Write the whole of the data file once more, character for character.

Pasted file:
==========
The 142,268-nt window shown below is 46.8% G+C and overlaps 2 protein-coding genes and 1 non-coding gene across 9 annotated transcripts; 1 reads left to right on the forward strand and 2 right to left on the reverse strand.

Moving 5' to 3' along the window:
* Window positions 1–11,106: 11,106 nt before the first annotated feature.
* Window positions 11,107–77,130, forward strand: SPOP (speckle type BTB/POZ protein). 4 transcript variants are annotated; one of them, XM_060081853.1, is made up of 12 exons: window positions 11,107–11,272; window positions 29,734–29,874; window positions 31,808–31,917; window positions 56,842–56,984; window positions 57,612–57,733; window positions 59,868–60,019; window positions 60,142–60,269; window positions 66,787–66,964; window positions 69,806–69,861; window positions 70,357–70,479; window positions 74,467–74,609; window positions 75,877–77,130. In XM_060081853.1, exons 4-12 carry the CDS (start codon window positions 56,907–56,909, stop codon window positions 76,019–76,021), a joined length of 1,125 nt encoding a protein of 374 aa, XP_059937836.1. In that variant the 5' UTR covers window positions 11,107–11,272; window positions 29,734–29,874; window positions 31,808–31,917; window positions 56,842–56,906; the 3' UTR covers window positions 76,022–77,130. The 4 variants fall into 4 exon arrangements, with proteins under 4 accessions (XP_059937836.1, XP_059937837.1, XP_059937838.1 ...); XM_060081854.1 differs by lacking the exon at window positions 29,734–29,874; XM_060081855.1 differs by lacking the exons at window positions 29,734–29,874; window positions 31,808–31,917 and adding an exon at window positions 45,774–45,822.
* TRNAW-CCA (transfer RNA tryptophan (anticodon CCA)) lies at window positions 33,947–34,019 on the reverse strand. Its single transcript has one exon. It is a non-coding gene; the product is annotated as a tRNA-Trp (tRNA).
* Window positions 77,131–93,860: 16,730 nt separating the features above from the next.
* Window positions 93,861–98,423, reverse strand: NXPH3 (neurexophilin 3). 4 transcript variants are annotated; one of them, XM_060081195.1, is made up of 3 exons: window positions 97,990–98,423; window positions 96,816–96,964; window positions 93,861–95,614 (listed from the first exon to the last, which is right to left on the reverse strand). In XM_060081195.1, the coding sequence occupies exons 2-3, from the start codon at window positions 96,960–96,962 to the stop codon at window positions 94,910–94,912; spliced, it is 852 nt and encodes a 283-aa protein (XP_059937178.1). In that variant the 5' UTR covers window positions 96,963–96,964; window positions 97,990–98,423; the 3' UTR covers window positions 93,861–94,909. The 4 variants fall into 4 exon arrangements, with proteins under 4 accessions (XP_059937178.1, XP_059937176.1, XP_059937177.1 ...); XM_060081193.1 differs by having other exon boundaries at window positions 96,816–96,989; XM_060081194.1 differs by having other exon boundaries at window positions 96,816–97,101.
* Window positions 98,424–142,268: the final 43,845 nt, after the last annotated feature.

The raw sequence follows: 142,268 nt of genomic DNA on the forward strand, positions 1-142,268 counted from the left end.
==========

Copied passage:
The 142,268-nt window shown below is 46.8% G+C and overlaps 2 protein-coding genes and 1 non-coding gene across 9 annotated transcripts; 1 reads left to right on the forward strand and 2 right to left on the reverse strand.

Moving 5' to 3' along the window:
* Window positions 1–11,106: 11,106 nt before the first annotated feature.
* Window positions 11,107–77,130, forward strand: SPOP (speckle type BTB/POZ protein). 4 transcript variants are annotated; one of them, XM_060081853.1, is made up of 12 exons: window positions 11,107–11,272; window positions 29,734–29,874; window positions 31,808–31,917; window positions 56,842–56,984; window positions 57,612–57,733; window positions 59,868–60,019; window positions 60,142–60,269; window positions 66,787–66,964; window positions 69,806–69,861; window positions 70,357–70,479; window positions 74,467–74,609; window positions 75,877–77,130. In XM_060081853.1, exons 4-12 carry the CDS (start codon window positions 56,907–56,909, stop codon window positions 76,019–76,021), a joined length of 1,125 nt encoding a protein of 374 aa, XP_059937836.1. In that variant the 5' UTR covers window positions 11,107–11,272; window positions 29,734–29,874; window positions 31,808–31,917; window positions 56,842–56,906; the 3' UTR covers window positions 76,022–77,130. The 4 variants fall into 4 exon arrangements, with proteins under 4 accessions (XP_059937836.1, XP_059937837.1, XP_059937838.1 ...); XM_060081854.1 differs by lacking the exon at window positions 29,734–29,874; XM_060081855.1 differs by lacking the exons at window positions 29,734–29,874; window positions 31,808–31,917 and adding an exon at window positions 45,774–45,822.
* TRNAW-CCA (transfer RNA tryptophan (anticodon CCA)) lies at window positions 33,947–34,019 on the reverse strand. Its single transcript has one exon. It is a non-coding gene; the product is annotated as a tRNA-Trp (tRNA).
* Window positions 77,131–93,860: 16,730 nt separating the features above from the next.
* Window positions 93,861–98,423, reverse strand: NXPH3 (neurexophilin 3). 4 transcript variants are annotated; one of them, XM_060081195.1, is made up of 3 exons: window positions 97,990–98,423; window positions 96,816–96,964; window positions 93,861–95,614 (listed from the first exon to the last, which is right to left on the reverse strand). In XM_060081195.1, the coding sequence occupies exons 2-3, from the start codon at window positions 96,960–96,962 to the stop codon at window positions 94,910–94,912; spliced, it is 852 nt and encodes a 283-aa protein (XP_059937178.1). In that variant the 5' UTR covers window positions 96,963–96,964; window positions 97,990–98,423; the 3' UTR covers window positions 93,861–94,909. The 4 variants fall into 4 exon arrangements, with proteins under 4 accessions (XP_059937178.1, XP_059937176.1, XP_059937177.1 ...); XM_060081193.1 differs by having other exon boundaries at window positions 96,816–96,989; XM_060081194.1 differs by having other exon boundaries at window positions 96,816–97,101.
* Window positions 98,424–142,268: the final 43,845 nt, after the last annotated feature.

The raw sequence follows: 142,268 nt of genomic DNA on the forward strand, positions 1-142,268 counted from the left end.